Inbal Segev performs solo cello works by five of today’s prominent female composers: Missy Mazzoli, Reena Esmail, Anna Clyne, Gity Razaz, and Kaija Saariaho. The program’s focal point, Legend of Sigh, is a new multimedia, immersive piece for cello and electronics written for Segev by Razaz with video and projection design by filmmaker Carmen Kordas. Legend of Sigh explores birth, transformation, and death through the retelling of an old Azerbaijani folktale about a mysterious being, Sigh, who appears every time someone lets out a heartfelt sigh, unknowingly calling out to him. In an article titled “Inbal Segev Offers Four Great Reasons to Program More Music by Women Composers,” San Francisco Classical Voice described her performance of this program as “dynamic and musically diverse.”
Anna Clyne: Rest These Hands
Missy Mazzoli: A Thousand Tongues
Reena Maria Esmail: Perhaps with film by Heather McCalden
Kaija Saariaho: Spins and Spells
Gity Razaz: Legend of Sigh with film by Carmen Kordas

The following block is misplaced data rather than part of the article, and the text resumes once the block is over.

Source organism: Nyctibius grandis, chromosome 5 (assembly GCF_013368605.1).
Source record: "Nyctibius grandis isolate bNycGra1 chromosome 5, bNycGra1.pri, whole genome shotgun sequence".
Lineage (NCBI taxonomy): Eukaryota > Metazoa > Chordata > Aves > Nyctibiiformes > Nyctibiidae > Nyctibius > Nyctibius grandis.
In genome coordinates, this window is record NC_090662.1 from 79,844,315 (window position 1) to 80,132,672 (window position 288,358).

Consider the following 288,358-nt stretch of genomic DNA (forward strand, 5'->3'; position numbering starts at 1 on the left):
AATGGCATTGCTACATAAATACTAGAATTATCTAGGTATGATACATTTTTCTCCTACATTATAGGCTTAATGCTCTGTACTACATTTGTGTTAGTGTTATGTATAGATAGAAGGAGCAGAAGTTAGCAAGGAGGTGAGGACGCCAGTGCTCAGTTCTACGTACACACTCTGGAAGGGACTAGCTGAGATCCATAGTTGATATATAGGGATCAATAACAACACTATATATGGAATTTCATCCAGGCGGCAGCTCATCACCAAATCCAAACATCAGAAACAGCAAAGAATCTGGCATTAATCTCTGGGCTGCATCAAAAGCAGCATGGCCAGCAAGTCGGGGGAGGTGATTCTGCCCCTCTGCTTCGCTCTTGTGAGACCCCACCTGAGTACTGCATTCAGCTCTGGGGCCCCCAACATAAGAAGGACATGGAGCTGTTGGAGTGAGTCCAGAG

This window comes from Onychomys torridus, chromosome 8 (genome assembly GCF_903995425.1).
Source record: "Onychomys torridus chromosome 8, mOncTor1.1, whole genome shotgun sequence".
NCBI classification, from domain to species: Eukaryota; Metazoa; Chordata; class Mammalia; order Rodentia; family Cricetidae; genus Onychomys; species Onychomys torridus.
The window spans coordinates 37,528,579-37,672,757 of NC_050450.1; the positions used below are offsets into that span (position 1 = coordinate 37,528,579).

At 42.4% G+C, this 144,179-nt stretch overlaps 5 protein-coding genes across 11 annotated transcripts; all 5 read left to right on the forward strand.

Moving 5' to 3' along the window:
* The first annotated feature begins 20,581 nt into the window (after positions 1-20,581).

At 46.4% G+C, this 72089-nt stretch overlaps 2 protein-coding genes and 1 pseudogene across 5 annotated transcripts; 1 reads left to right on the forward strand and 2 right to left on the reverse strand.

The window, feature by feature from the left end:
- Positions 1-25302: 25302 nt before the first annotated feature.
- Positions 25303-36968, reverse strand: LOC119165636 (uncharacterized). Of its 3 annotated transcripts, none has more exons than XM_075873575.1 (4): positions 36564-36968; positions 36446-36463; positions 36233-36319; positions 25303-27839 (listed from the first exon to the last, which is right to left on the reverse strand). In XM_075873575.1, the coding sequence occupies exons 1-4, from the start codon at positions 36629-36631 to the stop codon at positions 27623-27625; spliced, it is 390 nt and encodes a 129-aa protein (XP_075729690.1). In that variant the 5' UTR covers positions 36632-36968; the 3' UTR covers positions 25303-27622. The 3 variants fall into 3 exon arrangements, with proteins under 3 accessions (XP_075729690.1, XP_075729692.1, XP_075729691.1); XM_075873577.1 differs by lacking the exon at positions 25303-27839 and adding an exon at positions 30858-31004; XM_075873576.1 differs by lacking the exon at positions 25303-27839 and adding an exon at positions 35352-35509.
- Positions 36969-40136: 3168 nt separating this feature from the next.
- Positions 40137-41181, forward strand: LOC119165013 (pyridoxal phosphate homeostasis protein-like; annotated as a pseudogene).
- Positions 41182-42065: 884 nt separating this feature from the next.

Cellist Inbal Segev’s playing has been described as “characterized by a strong and warm tone … delivered with impressive fluency and style” and with “luscious phrasing” by The Strad. She has performed around the world as a soloist with leading orchestras such as the Berlin Philharmonic, Israel Philharmonic, and Pittsburgh Symphony, and has collaborated with legendary conductors such as Zubin Mehta, Lorin Maazel, and Marin Alsop. She has commissioned new works by Avner Dorman, Timo Andres, Gity Razaz, and Dan Visconti, and in 2018 was the first cellist to perform Christopher Rouse’s violoncello concerto since Yo-Yo Ma premiered it in the 1990s. Segev co-founded the Amerigo Trio with former New York Philharmonic concertmaster Glenn Dicterow and violist Karen Dreyfus, and has co-curated the Baltimore Symphony Orchestra New Music Festival with Marin Alsop since its inception in 2017. Segev’s recent discography includes acclaimed recordings of romantic cello works with pianist Juho Pohjonen (Avie) and Bach’s Cello Suites (Vox). Her YouTube channel features music videos and her popular master class series Musings with Inbal Segev, which has thousands of subscribers across continents and close to one million views. Her many honors include prizes at the Pablo Casals and Paulo International Competitions. Segev began playing the cello in Israel and at age 16 was invited by Isaac Stern to come to the U.S. to continue her studies. She holds degrees from The Juilliard School and Yale University. Her cello was made by Francesco Ruggieri in 1673.